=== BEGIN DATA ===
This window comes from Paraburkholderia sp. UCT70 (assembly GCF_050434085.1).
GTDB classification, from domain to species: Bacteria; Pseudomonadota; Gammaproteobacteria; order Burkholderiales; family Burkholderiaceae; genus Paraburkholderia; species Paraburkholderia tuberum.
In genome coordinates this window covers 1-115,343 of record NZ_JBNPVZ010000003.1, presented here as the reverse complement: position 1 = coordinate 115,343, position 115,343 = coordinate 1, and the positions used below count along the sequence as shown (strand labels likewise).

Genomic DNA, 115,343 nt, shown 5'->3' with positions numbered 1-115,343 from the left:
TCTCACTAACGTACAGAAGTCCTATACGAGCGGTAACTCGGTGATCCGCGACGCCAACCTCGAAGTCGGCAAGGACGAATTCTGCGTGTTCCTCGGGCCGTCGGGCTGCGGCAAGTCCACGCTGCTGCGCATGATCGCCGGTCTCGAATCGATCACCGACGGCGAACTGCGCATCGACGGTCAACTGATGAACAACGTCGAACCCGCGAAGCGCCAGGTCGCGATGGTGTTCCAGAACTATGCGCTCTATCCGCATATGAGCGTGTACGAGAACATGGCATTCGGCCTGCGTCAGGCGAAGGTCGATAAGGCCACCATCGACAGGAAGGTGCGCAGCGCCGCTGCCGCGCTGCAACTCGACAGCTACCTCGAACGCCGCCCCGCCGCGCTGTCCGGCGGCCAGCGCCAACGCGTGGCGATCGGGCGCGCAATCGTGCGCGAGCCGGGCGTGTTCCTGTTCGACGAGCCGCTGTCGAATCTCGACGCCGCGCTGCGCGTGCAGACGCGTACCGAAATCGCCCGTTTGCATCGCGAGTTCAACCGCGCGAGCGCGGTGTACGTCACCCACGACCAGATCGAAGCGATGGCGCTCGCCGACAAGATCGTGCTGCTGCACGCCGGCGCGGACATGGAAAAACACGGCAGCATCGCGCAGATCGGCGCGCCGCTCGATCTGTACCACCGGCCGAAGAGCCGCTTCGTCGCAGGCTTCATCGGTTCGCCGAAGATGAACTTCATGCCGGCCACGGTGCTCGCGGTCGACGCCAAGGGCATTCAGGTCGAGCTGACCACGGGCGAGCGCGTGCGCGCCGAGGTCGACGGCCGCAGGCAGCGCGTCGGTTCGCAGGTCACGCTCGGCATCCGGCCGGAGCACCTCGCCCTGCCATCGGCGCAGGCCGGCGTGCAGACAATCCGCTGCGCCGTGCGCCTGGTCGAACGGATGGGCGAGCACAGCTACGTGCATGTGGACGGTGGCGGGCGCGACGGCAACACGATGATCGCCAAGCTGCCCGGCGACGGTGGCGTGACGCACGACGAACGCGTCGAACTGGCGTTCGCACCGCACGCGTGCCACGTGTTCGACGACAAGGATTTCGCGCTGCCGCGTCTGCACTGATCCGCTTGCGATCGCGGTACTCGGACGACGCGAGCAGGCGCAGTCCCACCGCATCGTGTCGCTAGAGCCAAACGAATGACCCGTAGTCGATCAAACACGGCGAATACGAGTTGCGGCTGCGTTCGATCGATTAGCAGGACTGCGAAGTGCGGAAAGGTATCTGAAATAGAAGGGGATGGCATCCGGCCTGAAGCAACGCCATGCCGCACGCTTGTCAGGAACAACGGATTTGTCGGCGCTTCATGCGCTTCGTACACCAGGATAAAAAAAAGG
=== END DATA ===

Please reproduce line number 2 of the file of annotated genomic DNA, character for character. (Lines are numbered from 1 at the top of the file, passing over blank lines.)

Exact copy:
GTDB classification, from domain to species: Bacteria; Pseudomonadota; Gammaproteobacteria; order Burkholderiales; family Burkholderiaceae; genus Paraburkholderia; species Paraburkholderia tuberum.